The Recital

Words such as those used in the Recital have no legal effect in a financial order in divorce proceedings.The husband owed a duty to the court to make full and frank disclosure of his resources, withoutwhich the court would be disabled from discharging its duty under s. 25(2) of the Matrimonial CausesAct 1973. One spouse cannot exonerate the other from complying with this duty [19-22].

Criteria in Ladd v Marshall

The Ladd criteria have no relevance to the determination of an application to set aside a financial orderon grounds of fraudulent non-disclosure [32]. The Court of Appeal was wrong to accept an argumentthat the criteria should apply to determine what evidence could be adduced because: (a) the Court ofAppeal would not have conducted the necessary fact-finding exercise, so the criteria for determiningthe admissibility of evidence in that court were irrelevant; (b) the first Ladd criterion presupposes thatthere has been a trial whereas, in this case, the wife’s first opportunity to adduce the evidence was at thehearing before Moylan J; (c) the argument would not apply to an application to set aside a financialorder made by a district judge and the evidential criteria should not depend on the level of court, and(d) the argument ignores the fact that, had the wife’s claims proceeded to trial in 2004, the duty wouldhave lain on the husband, not on her, to explain his resources [31]. In light of the erroneous approachto the admissibility of the wife’s evidence, the dismissal of her set aside application cannot stand [33].


To decide whether Moylan J’s order could be reinstated, it was necessary to consider what admissibleevidence was before him and ask whether he would properly have found that the husband had beenguilty of material non-disclosure in 2004 [33-35]. Through no fault of his own, Moylan J had relied onevidence from the husband’s criminal proceedings obtained from sources outside the UK (which hadsince been held inadmissible and had been discounted by the Court of Appeal) [13-15, 33]. However,even if Moylan J had referred only to the remaining admissible evidence [36-40], he would, in the lightof his findings on it, still have concluded that the husband was guilty of material non-disclosure [42].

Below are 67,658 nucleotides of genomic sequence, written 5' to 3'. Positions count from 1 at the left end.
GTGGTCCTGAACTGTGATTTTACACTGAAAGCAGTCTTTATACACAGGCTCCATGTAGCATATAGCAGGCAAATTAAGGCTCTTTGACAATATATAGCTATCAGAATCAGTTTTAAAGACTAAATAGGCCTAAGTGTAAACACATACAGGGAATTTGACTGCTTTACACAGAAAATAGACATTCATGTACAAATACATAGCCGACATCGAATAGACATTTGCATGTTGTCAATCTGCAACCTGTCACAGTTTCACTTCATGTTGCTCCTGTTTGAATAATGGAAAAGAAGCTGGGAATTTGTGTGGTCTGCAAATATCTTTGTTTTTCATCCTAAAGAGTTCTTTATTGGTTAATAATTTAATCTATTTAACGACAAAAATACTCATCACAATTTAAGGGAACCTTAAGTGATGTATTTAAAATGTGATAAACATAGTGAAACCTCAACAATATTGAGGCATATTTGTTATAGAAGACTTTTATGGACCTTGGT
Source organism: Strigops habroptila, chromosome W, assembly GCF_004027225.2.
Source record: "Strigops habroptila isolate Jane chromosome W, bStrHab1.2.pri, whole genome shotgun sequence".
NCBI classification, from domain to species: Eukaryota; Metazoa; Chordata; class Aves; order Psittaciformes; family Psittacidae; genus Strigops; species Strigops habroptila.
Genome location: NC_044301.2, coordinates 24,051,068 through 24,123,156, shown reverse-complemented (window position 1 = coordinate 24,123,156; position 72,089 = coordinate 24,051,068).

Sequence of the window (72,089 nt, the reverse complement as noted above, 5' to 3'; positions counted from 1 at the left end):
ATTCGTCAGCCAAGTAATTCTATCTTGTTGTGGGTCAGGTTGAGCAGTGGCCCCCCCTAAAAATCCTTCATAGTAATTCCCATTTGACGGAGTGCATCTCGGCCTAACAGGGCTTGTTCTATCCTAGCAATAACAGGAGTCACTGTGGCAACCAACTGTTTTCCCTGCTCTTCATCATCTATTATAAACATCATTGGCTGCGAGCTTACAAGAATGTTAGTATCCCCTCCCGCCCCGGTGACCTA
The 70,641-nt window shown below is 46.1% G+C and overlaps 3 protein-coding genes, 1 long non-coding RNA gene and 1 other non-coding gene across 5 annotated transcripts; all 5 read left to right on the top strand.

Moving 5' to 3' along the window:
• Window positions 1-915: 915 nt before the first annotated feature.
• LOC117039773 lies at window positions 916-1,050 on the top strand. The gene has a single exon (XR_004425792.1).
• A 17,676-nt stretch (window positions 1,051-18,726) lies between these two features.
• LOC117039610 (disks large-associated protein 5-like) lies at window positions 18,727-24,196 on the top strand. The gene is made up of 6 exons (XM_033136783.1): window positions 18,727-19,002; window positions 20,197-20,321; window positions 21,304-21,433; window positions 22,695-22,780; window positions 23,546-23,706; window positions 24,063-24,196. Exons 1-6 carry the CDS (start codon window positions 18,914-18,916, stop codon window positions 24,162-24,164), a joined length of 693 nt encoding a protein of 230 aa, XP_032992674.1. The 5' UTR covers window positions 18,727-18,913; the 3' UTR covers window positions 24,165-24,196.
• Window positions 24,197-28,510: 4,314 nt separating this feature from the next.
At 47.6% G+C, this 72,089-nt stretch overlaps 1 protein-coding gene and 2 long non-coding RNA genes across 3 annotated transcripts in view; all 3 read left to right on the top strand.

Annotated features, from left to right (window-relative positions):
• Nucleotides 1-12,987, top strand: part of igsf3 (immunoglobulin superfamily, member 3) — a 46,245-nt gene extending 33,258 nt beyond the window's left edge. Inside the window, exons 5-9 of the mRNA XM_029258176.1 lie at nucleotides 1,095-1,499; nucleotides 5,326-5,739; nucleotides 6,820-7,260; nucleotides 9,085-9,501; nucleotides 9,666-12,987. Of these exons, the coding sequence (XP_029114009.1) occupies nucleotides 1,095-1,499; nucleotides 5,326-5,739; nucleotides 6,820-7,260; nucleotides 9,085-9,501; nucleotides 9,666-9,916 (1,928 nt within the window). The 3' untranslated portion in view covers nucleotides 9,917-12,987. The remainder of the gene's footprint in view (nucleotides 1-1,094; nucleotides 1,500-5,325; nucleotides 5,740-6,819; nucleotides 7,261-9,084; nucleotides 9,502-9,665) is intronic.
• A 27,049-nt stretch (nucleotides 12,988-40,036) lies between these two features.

Lord Neuberger agrees that Moylan J’s order can be reinstated. Several factors make it clear that thematerial non-disclosure issue should not be remitted, provided that there is no risk of injustice to thehusband [49-55]. The court has to be satisfied that: (a) Moylan J would have decided that there hadbeen material non-disclosure even if he had not received the inadmissible evidence; or (b) looking atthe totality of the admissible evidence, it could safely be concluded that there had been material nondisclosure;or (c) if the issue was remitted, the judge could only realistically come to that conclusion inlight of the totality of the admissible evidence [56-57]. For the reasons given by Lord Wilson, all threeof these requirements were satisfied [58-61].

References in square brackets are to paragraphs in the judgment

Michaelmas Term [2015] UKSC 61
On appeal from: [2014] EWCA Civ 274

Before Lord Neuberger, President Lady Hale, Deputy President Lord Clarke Lord Wilson Lord Sumption Lord Reed Lord Hodge

Gohil (Appellant)


Gohil (Respondent)

JUDGMENT GIVEN ON14 October 2015
Heard on 8, 9 and 10 June 2015

Sally Harrison QC and Samantha Hillas (Instructed by Irwin Mitchell LLP) for the Appellant (Gohil)
James Turner QC and George Gordon (Instructed by Duncan Lewis Solicitors) for the Respondent (Gohil)

Gohil v Gohil [2015] UKSC 61